Constipation is never an emergency. In fact most “constipation” is not constipation at all. Some babies have one stool every 6-7 days. This is perfectly normal. If your child does become constipated (hard, dry stools which come infrequently and sometimes cause pain and bleeding) try the following:
Infants 0-2 months
- Try using a well-lubricated thermometer to stimulate the rectum.
- Give one to two oz. of pedialyte 1-2 times a day in a bottle.
- If these steps do not work, call for further consultation during office hours
- Over 2 months
- Increase water intake.
- Use half strength prune, peach, or pear juice (4 ounces total).
- If the child has a hard stool that cannot be passed, a Glycerin Suppository should be tried once or twice.
- If these steps do not work, call for further consultation during office hours.
If you suspect that your child has ingested a poison, or taken an overdose of a medicine call Poison Control at 1-800-222-1222.
If your child appears critically ill, call 911. Try to determine what he has taken and how much. Please call your doctor for further instructions.
Please keep medicines and poisons out of the reach of children. Use a locked cupboard or metal box.
Fight the urge to panic. The bleeding almost always makes the wound look worse than it actually is, especially on the head. Stop the bleeding by applying firm pressure on the cut for 5 minutes with a clean compress.
If the cut is small and the sides are together, wash it and put on a loose Band-Aid and antibiotic ointment.
If the cut is large, or the sides are gaping, your child may need stitches. Call our office for further advice. Cuts in the mouth almost never need stitches unless they are very deep.
Most cuts will not require a tetanus shot if your child is up to date with the standard immunizations. Call our office to check your child’s status.
Ear Pain is miserable for both children and parents because it often starts at night.
To help relieve the pain:
- Give Acetaminophen or ibuprofen – doses on Dosage Chart.
- Put a heating pad or hot water bottle on the ear if the child is over 1 year old.
- If the earache persists, call for an appointment.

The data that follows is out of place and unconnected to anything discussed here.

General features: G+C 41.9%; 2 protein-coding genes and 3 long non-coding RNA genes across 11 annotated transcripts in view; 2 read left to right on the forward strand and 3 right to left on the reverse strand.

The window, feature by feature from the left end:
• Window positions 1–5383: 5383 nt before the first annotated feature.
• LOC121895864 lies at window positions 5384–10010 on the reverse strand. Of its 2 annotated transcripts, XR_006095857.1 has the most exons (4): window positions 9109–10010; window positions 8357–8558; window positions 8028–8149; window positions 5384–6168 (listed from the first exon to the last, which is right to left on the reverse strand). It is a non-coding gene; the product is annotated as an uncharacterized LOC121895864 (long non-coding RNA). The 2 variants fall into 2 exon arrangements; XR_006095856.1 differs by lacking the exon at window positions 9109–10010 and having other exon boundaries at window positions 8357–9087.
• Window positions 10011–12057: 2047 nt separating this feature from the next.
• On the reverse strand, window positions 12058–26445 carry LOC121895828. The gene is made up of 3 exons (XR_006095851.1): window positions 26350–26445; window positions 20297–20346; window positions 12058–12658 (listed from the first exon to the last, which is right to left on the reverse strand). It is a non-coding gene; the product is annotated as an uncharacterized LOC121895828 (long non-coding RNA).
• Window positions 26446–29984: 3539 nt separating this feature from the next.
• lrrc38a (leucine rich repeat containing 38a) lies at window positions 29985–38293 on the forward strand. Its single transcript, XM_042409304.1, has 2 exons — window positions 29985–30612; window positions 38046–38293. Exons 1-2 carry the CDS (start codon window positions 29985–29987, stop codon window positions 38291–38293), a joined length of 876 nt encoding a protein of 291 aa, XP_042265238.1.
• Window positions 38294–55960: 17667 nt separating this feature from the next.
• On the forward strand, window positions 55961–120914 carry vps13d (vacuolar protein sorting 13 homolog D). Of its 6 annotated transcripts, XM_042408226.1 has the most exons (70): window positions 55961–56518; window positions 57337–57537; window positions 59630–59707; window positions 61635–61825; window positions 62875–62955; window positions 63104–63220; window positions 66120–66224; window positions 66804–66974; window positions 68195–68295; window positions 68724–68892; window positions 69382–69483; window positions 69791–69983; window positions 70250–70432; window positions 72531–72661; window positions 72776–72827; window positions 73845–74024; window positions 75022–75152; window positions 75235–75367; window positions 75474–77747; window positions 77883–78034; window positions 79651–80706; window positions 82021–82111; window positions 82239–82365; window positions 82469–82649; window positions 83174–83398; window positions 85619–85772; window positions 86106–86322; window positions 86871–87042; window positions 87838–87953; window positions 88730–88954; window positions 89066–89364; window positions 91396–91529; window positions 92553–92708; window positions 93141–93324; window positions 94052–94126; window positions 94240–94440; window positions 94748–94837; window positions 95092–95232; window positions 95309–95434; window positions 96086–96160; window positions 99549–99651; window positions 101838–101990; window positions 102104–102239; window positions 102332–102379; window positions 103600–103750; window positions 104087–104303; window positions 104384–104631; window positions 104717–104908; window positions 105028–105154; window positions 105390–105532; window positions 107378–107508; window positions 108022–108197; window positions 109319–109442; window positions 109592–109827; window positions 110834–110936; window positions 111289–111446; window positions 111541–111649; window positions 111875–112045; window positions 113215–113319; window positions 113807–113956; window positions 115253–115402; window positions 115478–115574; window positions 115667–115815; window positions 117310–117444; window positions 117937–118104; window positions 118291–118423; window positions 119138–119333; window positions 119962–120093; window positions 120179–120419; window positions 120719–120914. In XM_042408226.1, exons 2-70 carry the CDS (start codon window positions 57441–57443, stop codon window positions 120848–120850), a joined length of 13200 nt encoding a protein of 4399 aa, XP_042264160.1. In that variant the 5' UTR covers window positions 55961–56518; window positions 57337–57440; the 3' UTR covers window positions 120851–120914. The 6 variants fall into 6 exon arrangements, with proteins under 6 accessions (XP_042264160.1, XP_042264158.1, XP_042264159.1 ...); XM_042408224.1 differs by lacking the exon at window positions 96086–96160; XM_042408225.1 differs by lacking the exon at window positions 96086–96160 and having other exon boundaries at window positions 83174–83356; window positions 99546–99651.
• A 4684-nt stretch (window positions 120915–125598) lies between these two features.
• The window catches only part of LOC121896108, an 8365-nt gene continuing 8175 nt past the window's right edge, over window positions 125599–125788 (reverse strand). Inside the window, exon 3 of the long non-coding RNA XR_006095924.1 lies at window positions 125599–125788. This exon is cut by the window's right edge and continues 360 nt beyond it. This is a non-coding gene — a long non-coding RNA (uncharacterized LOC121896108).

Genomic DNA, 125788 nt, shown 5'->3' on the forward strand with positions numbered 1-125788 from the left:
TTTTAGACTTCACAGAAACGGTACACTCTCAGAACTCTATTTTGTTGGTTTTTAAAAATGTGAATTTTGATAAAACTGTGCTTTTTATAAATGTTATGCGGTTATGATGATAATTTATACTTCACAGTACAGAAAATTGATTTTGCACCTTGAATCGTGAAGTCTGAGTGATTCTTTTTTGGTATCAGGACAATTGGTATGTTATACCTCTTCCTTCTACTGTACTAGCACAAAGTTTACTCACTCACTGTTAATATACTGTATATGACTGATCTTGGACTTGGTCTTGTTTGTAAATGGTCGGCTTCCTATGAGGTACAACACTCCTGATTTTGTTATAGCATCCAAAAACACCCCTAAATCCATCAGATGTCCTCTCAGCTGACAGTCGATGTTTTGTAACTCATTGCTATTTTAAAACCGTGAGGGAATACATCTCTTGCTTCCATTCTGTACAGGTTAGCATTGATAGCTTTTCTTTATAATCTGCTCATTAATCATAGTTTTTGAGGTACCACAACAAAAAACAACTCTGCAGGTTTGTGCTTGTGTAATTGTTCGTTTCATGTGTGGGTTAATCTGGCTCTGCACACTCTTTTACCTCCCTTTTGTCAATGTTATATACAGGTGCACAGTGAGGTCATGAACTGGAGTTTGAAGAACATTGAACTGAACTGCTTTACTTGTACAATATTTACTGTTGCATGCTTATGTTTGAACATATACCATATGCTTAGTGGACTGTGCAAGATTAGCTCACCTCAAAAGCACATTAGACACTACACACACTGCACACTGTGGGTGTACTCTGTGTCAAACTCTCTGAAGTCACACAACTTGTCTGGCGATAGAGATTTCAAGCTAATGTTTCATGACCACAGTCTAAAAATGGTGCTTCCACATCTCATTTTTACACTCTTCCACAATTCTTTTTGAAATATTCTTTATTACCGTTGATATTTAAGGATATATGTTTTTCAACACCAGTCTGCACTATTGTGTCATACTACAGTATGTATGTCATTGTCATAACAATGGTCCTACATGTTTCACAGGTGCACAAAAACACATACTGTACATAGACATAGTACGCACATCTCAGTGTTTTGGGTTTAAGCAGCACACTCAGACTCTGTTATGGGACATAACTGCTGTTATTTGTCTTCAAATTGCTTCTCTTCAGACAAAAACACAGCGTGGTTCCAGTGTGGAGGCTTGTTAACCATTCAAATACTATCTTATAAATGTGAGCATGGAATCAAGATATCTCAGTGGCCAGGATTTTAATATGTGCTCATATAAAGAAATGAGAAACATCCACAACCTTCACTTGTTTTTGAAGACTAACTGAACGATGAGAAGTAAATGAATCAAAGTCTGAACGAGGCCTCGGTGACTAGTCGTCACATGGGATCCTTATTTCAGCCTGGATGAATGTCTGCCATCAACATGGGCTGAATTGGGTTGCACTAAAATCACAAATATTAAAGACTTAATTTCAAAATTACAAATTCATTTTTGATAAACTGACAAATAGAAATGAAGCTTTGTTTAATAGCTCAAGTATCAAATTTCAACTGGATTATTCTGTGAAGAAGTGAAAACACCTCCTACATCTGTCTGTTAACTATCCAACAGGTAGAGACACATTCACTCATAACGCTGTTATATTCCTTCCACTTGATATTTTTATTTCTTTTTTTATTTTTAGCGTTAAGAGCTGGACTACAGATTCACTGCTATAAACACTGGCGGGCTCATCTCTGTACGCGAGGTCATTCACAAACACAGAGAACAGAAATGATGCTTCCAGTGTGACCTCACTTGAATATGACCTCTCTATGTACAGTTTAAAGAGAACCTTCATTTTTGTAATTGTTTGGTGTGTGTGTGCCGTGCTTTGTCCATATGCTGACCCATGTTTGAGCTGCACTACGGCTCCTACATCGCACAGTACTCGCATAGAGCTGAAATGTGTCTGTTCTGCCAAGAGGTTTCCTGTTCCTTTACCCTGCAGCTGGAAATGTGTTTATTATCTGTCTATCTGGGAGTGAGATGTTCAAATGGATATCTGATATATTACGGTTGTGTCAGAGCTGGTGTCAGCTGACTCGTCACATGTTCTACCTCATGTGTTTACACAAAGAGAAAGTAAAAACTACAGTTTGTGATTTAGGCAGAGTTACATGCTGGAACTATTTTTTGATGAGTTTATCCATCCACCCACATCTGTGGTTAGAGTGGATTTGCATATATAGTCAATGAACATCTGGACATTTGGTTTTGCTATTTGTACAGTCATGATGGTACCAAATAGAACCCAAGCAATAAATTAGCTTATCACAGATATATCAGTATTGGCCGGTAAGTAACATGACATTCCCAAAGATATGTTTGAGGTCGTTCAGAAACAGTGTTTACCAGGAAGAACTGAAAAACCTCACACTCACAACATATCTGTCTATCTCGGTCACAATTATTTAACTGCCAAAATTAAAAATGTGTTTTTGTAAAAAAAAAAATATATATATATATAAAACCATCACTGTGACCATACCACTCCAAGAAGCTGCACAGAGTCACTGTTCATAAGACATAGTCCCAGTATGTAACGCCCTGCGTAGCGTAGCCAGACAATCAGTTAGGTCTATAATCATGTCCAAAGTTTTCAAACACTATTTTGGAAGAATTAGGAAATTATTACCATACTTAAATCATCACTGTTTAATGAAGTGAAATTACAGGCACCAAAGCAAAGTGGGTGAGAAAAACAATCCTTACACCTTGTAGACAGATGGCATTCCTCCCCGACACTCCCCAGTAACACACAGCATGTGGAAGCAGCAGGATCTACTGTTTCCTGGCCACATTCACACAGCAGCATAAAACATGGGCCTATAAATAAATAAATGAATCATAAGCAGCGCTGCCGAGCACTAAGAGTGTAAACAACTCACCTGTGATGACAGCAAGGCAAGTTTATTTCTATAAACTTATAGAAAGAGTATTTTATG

- Ear pain does not always indicate an ear infection.
Children take many spills as they grow and more often than not they seem to land on their heads. Fortunately, a child’s hard skull protects them from injury most of the time. If your child’s fall seemed dangerous, follow the instructions below.
If your child was NOT knocked unconscious:
- Apply cold compress if a bruise or “goose egg” appears.
- Give Acetaminophen or ibuprofen for headache.
- Observe child and notify your doctor if any of the following are present:
- If the child becomes disoriented,confused or dizzy.
- If the child begins vomiting repeatedly. (an upset stomach right after the fall is perfectly OK) If vomiting is prolonged, after one hour, call your doctor.
- Severe headache that persists.
- All children become drowsy after a head injury. Allow them to sleep but check them every hour or two for several hours to make sure they are rousable.
Remember to always wear a helmet for biking, skateboarding and skiing. If your child was knocked unconscious, or looks critically ill, call 911.
Colds are the most frequent infections of childhood. In fact, the average child has 8 colds per year. Thus, every parent will spend many days and nights trying to quiet coughs and runny noses. When this happens to you, try the following:
- Use a cool mist humidifier to moisturize the child’s secretions. (Clean the humidifier with white vinegar and distilled water daily.)
- Have the child sleep at a 45 degree angle by either raising one end of the bed or propping the mattress (an infant may sleep in a car seat). This will help the mucus run out of the nose.
- Offer plenty of water.
- You may place the child in a steamy bathroom for 20-25 minutes.